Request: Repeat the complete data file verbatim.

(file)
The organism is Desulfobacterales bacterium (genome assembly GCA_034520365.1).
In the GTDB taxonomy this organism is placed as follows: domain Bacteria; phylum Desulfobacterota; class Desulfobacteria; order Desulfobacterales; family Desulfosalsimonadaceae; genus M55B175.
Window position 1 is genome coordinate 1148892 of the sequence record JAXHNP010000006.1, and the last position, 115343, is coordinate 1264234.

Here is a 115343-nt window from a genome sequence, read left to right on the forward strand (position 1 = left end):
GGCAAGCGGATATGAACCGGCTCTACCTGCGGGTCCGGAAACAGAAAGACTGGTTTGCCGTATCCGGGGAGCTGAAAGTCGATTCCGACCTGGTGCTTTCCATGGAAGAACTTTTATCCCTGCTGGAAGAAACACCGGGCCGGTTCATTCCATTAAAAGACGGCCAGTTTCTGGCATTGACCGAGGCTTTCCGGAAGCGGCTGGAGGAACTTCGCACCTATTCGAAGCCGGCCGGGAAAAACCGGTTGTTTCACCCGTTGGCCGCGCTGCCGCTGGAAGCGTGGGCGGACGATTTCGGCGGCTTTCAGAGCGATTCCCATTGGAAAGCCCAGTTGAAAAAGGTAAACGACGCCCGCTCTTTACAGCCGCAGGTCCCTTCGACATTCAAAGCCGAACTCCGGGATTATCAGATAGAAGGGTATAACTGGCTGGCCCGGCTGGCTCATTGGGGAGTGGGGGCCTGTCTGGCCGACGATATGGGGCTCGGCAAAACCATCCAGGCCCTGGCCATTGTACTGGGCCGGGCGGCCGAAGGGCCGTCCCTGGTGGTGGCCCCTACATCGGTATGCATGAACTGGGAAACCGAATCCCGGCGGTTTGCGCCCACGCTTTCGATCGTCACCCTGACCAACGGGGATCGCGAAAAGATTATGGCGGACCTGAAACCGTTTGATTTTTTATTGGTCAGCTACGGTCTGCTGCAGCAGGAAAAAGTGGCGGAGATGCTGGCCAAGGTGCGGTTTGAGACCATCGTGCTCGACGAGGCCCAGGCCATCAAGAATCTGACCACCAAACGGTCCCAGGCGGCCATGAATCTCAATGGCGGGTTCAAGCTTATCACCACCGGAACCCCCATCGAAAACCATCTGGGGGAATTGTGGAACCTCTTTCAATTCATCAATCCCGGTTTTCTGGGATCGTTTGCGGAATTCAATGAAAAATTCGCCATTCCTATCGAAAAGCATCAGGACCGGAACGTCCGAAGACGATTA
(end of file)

The organism is Desulfobacterales bacterium (genome assembly GCA_034520365.1).
In the GTDB taxonomy this organism is placed as follows: domain Bacteria; phylum Desulfobacterota; class Desulfobacteria; order Desulfobacterales; family Desulfosalsimonadaceae; genus M55B175.
Window position 1 is genome coordinate 1148892 of the sequence record JAXHNP010000006.1, and the last position, 115343, is coordinate 1264234.

Here is a 115343-nt window from a genome sequence, read left to right on the forward strand (position 1 = left end):
GGCAAGCGGATATGAACCGGCTCTACCTGCGGGTCCGGAAACAGAAAGACTGGTTTGCCGTATCCGGGGAGCTGAAAGTCGATTCCGACCTGGTGCTTTCCATGGAAGAACTTTTATCCCTGCTGGAAGAAACACCGGGCCGGTTCATTCCATTAAAAGACGGCCAGTTTCTGGCATTGACCGAGGCTTTCCGGAAGCGGCTGGAGGAACTTCGCACCTATTCGAAGCCGGCCGGGAAAAACCGGTTGTTTCACCCGTTGGCCGCGCTGCCGCTGGAAGCGTGGGCGGACGATTTCGGCGGCTTTCAGAGCGATTCCCATTGGAAAGCCCAGTTGAAAAAGGTAAACGACGCCCGCTCTTTACAGCCGCAGGTCCCTTCGACATTCAAAGCCGAACTCCGGGATTATCAGATAGAAGGGTATAACTGGCTGGCCCGGCTGGCTCATTGGGGAGTGGGGGCCTGTCTGGCCGACGATATGGGGCTCGGCAAAACCATCCAGGCCCTGGCCATTGTACTGGGCCGGGCGGCCGAAGGGCCGTCCCTGGTGGTGGCCCCTACATCGGTATGCATGAACTGGGAAACCGAATCCCGGCGGTTTGCGCCCACGCTTTCGATCGTCACCCTGACCAACGGGGATCGCGAAAAGATTATGGCGGACCTGAAACCGTTTGATTTTTTATTGGTCAGCTACGGTCTGCTGCAGCAGGAAAAAGTGGCGGAGATGCTGGCCAAGGTGCGGTTTGAGACCATCGTGCTCGACGAGGCCCAGGCCATCAAGAATCTGACCACCAAACGGTCCCAGGCGGCCATGAATCTCAATGGCGGGTTCAAGCTTATCACCACCGGAACCCCCATCGAAAACCATCTGGGGGAATTGTGGAACCTCTTTCAATTCATCAATCCCGGTTTTCTGGGATCGTTTGCGGAATTCAATGAAAAATTCGCCATTCCTATCGAAAAGCATCAGGACCGGAACGTCCGAAGACGATTA